The Theory of Business Enterprise


Thorstein Veblen

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In respect of its point of departure, the following inquiry into the nature, causes, utility, and further drift of business enterprise differs from other discussions of the same general range of facts. Any unfamiliar conclusions are due to this choice of point of view, rather than to any peculiarity in facts, articles of theory, or method of argument  employed. The point of view is that given by the business man's work -- the aims, motives, and means that condition current business traffic. This choice of a point of view is itself given by the current economic situation, in that the situation plainly is primarily a business situation.

A much more extended and detailed examination of the ramifications and consequences of business enterprise and business principles would be feasible, and should give interesting results. It might conceivably lead to something of a revision (modernization) of more than one point in the current body of economic doctrines. But it should

(vi) apparently prove more particularly interesting if it were followed up at large in the bearing of this modern force upon cultural growth, apart from what is of immediate economic interest. This cultural bearing of business enterprise, however, belongs rather in the field of the sociologist than in that of the professed economist; so that the present inquiry, in its later chapters, sins rather by exceeding the legitimate bounds of economic discussion on this head than by falling short of them. In extenuation of this fault it is to be said that the features of general culture touched upon in these chapters bear too intimately on the economic situation proper to admit their being left entirely on one side.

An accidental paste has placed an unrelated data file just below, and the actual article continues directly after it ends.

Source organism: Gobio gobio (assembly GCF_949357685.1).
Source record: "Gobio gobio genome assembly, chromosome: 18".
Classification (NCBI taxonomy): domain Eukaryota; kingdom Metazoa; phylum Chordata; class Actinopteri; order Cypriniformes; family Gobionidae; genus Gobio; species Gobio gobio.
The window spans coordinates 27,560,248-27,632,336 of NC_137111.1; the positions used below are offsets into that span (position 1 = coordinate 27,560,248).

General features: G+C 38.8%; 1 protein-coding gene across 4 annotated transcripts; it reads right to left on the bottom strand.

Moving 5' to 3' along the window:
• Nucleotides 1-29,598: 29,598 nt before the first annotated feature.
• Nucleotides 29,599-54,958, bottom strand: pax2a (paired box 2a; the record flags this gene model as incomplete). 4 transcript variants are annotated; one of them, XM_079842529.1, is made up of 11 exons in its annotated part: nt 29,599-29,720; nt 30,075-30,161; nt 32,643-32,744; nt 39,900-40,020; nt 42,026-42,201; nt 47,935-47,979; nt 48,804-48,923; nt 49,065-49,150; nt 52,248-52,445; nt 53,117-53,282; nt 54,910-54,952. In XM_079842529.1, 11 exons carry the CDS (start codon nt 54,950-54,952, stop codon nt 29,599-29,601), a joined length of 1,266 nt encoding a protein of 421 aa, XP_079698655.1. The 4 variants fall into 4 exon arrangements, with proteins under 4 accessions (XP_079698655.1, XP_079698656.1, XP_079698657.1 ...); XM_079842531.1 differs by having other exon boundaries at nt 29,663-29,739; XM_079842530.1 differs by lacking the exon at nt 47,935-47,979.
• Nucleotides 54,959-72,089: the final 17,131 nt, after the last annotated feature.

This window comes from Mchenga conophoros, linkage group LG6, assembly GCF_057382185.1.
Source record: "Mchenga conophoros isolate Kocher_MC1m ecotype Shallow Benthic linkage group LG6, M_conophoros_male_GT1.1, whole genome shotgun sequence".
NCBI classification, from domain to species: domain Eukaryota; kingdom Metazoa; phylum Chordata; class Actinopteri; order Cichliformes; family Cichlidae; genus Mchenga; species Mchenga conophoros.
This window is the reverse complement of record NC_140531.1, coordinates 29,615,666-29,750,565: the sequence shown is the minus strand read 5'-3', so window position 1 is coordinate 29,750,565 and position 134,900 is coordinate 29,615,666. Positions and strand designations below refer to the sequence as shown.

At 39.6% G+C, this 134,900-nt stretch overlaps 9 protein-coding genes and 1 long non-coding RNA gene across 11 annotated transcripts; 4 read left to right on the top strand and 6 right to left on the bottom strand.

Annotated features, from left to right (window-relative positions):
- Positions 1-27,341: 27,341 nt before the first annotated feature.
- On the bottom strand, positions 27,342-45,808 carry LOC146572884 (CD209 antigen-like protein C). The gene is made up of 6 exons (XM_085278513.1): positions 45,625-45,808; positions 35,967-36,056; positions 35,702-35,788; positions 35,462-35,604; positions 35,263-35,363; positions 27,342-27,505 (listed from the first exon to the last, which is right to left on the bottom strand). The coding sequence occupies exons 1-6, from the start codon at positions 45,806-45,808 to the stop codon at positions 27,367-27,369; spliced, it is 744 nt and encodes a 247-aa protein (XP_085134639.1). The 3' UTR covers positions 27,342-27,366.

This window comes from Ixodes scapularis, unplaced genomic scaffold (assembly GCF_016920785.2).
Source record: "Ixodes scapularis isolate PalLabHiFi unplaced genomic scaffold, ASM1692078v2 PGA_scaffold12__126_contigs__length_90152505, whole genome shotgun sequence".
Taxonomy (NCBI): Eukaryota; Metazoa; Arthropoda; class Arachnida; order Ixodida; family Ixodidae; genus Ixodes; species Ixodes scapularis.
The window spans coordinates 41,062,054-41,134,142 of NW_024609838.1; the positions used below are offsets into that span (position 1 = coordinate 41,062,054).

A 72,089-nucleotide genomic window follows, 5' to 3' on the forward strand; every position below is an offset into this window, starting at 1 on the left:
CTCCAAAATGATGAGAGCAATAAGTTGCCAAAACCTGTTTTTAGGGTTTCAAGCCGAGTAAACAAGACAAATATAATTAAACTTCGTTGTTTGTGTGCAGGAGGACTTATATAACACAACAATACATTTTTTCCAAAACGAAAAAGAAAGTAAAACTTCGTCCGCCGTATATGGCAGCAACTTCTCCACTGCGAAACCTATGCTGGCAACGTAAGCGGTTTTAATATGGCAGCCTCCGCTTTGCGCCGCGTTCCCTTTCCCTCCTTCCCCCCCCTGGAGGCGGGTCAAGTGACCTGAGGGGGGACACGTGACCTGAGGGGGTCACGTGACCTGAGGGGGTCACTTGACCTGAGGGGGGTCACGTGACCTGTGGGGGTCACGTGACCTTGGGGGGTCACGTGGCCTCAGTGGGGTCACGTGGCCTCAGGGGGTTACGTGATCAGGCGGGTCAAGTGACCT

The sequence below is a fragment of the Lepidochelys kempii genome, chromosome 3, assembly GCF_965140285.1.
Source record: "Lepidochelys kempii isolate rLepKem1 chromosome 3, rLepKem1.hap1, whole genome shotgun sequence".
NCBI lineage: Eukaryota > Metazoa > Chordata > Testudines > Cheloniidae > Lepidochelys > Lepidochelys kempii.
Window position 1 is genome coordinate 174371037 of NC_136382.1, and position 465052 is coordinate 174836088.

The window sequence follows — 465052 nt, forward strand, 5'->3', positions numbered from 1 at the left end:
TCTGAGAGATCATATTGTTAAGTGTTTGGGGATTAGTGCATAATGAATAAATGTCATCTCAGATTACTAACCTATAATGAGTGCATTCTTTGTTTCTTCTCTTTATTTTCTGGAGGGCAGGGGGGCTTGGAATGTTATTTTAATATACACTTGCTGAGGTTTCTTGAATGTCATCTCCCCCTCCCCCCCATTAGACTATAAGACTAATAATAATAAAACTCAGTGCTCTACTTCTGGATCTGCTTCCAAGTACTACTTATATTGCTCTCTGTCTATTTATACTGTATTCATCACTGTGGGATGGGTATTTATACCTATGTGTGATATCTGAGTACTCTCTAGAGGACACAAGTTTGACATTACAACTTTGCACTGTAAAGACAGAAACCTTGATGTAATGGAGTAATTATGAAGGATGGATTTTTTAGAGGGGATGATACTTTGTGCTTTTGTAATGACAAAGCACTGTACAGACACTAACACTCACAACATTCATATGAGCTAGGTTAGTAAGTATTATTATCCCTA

Of the chapters included in the volume, the fifth, on Loan Credit, it taken, without substantial change, from Volume IV of the Decennial Publications  of the University of Chicago, where it appears as a monograph.


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